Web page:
So Fiber now appears to be the bright and shining house on the hill. Beckoning business owners to the promised land of internet bandwidth nirvana. Right now, the most affordable Fiber within reach to most businesses is upwards of $500 monthly expense, as compared to cable at a low $50 a month. This is a big commitment, and one not made without some planning and preparation.

As a consultant, I take a look at what the business is doing right now with their internet, and what they hope to be able to do in the future. I ask what would it be like to have more bandwidth and connectivity options now to help you reach your goals? Putting a price on the ability to grow is a question asked by salespeople all the time. Getting that new copier, the new computers, servers, software programs, new office space, new phone system, and many more decisions are measured by the fear of loss and hope of gain.

Before anyone ever thought they needed terabits of bandwidth, before there were videos to stream or radios to enjoy on the internet, business owners had to look at making the right investments for the future of their company. Fiber is that right next investment, and timing the purchase is critical to keeping on the path towards a managed office communications system. Often Fiber can take more than 90 days to install at a given location, and if you wait too long to start the process of choosing it, there can be pitfalls. Ask for a speed/need assessment from your IT provider or a qualified consultant. Know what you have now in place and what you have to grow with.

When you get ready to move to Fiber, make sure you are working with a company that can also provide some of the hosted services your business may need in the future. That type of "one company managing the internet and layered services" is ideal. Often times,a t-1 or cable internet provider drops the customer service the moment you add a hosted service, stating that the internet they provide is fine and the service provider is the problem. The same thing can happen with a provider for Fiber- if that is all they deliver. We call this finger pointing, and the best way to eliminate it is have the internet provider also be your managed service provider. Having a team of engineers with a powerful data center in place will make your move to Fiber a streamlined experience worth every bit of the new investment.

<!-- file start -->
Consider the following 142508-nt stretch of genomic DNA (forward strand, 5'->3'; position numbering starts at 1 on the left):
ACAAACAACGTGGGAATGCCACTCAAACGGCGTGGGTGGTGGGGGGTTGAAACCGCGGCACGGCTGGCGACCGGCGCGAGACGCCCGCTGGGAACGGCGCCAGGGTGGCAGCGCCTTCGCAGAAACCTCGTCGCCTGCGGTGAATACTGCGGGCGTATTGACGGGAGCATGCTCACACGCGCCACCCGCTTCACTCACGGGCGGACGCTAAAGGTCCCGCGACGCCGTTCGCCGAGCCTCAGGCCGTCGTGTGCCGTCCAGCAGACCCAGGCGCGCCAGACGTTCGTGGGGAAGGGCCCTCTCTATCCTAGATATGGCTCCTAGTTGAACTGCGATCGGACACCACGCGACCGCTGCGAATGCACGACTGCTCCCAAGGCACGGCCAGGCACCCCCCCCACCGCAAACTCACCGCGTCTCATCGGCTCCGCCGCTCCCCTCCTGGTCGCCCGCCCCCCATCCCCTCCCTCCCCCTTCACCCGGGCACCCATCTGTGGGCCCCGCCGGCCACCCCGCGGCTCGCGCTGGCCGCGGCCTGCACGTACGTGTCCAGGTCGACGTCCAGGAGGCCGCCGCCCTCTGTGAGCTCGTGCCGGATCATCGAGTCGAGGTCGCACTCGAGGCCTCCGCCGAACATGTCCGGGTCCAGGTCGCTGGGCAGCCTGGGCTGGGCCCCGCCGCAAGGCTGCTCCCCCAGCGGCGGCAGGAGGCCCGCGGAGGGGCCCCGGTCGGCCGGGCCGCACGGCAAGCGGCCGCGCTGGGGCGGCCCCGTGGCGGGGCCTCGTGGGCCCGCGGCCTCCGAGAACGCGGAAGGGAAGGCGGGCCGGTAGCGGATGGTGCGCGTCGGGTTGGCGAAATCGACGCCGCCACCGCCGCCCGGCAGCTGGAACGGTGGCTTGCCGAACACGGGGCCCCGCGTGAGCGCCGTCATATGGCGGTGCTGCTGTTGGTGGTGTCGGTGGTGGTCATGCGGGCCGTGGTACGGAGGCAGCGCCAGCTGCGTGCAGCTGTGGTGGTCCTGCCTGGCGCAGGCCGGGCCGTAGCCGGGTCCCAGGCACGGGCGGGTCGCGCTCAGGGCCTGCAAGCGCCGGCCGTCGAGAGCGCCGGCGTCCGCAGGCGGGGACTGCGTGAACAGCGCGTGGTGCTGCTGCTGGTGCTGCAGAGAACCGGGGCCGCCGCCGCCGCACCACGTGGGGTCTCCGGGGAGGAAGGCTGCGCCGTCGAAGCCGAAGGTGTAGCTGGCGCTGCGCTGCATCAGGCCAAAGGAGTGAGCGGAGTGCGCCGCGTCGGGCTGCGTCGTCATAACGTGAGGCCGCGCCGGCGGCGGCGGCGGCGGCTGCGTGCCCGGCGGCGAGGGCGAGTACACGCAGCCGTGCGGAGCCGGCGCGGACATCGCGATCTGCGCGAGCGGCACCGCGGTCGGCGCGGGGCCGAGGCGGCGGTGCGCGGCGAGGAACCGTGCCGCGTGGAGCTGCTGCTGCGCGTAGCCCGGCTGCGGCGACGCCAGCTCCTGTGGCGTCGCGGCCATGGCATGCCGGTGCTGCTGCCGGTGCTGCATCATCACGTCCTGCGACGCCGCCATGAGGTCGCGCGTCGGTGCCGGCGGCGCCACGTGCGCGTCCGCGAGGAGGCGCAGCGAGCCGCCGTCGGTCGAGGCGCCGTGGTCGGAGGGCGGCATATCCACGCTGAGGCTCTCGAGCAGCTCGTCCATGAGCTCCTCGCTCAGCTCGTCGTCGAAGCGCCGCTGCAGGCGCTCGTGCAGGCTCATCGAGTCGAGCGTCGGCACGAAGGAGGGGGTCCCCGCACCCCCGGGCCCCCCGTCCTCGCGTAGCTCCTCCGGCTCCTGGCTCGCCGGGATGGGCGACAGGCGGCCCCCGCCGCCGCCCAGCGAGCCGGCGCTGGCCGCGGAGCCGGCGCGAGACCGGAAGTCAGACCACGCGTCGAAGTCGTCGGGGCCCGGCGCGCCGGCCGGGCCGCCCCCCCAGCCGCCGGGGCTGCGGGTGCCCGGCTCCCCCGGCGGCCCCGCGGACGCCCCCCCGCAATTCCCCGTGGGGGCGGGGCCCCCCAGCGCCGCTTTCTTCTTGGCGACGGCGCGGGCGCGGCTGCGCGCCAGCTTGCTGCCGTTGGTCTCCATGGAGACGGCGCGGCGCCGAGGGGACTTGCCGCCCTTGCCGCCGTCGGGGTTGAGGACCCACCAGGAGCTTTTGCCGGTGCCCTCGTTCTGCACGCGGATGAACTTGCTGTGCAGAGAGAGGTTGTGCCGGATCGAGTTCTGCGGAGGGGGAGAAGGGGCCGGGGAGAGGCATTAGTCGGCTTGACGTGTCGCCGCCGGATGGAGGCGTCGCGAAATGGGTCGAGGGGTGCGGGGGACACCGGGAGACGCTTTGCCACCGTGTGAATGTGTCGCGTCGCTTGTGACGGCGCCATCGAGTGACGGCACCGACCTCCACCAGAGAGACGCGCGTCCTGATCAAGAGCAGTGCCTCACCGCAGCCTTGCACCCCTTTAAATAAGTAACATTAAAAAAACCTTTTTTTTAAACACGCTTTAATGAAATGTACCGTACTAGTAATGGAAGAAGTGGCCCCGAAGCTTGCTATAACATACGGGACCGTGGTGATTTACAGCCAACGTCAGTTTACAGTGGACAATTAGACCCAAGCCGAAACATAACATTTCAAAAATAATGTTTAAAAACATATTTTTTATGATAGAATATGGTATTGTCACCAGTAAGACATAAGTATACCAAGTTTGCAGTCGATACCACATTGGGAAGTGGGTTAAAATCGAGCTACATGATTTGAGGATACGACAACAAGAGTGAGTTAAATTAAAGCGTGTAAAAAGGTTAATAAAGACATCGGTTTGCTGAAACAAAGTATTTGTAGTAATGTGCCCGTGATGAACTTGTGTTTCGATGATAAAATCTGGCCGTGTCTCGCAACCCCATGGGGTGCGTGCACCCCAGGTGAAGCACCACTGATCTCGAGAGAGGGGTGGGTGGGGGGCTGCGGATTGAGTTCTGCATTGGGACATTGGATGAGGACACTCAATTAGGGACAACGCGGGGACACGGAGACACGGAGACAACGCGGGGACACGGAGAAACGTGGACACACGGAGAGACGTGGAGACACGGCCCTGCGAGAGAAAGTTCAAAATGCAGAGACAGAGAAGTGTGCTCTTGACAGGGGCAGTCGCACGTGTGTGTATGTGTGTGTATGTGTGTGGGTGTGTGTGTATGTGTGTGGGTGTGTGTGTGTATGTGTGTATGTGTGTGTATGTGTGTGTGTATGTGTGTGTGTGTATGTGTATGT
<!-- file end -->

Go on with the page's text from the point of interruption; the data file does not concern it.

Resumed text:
Mary Slagle ---slagle.ms@gmail.com

Friday, January 3, 2014

A New Year Brings More Telephony Choices For Business Owners.

Using cloud-based solutions for telephony and unified communications (UC) is becoming more accepted in IT departments, according to a recent survey. The study from Mitel claimed 80% of the 650 IT managers it interviewed saw the benefits of moving business-essential functions into the cloud, with cost savings or predictable costs named as the biggest draw.Just 4% of respondents said they would not consider a cloud-based option for their UC and telephony.
IT managers are not always in place in smaller companies, and individual business owners often push these decisions onto office managers or the "computer tech" who works offsite.  These target decision makers also are clearly starting to see the flexibility and cost saving benefits that a cloud-based approach to communication can offer. "Access to integrated telephony or Unified Communications is a driving factor", stated Steve Carlson owner of GreenBridge Tech," but adopting the technology is driven by the budget.". GreenBridge is a great example of a small start up business that does not want to go out and spend a fortune on new capital equipment. They have to be conservative based on what their potential growth can be.
How much will it cost? Capital investments on new equipment can be upwards of 5K for a small office to 300K for an enterprise system.These require staff to manage it and implement the technology as well as keep staff comfortable with the changes. Scalability and flexibility are not always built into the initial purchase option.
Cloud based " hosted" systems offer a much better return on investment for the small to medium sized business. Hosted by companies with a large IT staff and plenty of bandwidth, they take over your communications needs, manage the equipment, are completely scalable and keep the system software up to date. Competing for as much market share as they can get it seems every big player has jumped into this market. Companies like AT&T have been making a go at this for years, and new competition has beaten a path to surpass them and gain access to viable opportunities.
2014 could very well be the largest single year to date for Cloud migration in this area of telephony, and I am pleased to be assisting businesses in making these complex decisions. Make sure you have a reliable inventory of your current phone system, what you use it for and how you like it's performance. Add to that the features and benefits of what the new Cloud  technology offers and let an expert help you design the business communication system that will serve you today, tomorrow and the flexibility to take you into the future.